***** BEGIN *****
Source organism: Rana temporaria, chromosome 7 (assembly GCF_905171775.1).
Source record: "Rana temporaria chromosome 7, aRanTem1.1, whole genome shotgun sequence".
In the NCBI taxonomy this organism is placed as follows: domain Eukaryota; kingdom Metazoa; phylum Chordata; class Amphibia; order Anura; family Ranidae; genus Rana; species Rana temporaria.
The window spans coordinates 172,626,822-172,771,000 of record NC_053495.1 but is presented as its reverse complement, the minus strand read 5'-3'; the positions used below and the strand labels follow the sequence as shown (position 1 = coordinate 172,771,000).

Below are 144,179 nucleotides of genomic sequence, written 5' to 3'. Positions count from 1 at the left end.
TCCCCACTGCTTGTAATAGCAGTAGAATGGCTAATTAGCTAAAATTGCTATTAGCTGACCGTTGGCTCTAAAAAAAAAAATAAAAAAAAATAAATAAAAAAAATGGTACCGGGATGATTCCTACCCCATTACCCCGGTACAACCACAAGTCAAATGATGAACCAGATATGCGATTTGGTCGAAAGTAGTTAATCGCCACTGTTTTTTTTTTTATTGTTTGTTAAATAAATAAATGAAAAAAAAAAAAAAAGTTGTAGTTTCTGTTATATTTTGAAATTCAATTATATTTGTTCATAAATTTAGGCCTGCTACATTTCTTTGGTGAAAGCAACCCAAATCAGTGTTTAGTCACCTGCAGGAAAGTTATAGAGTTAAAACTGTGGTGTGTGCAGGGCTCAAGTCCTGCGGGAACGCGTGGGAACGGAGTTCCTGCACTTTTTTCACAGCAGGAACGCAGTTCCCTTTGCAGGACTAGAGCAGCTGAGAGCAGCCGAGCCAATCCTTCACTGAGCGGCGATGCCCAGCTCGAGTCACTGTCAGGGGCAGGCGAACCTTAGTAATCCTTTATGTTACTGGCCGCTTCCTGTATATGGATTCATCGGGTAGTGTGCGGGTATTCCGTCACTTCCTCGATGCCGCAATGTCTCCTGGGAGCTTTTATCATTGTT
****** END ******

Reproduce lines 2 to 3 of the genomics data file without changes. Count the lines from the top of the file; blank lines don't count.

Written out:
Source record: "Rana temporaria chromosome 7, aRanTem1.1, whole genome shotgun sequence".
In the NCBI taxonomy this organism is placed as follows: domain Eukaryota; kingdom Metazoa; phylum Chordata; class Amphibia; order Anura; family Ranidae; genus Rana; species Rana temporaria.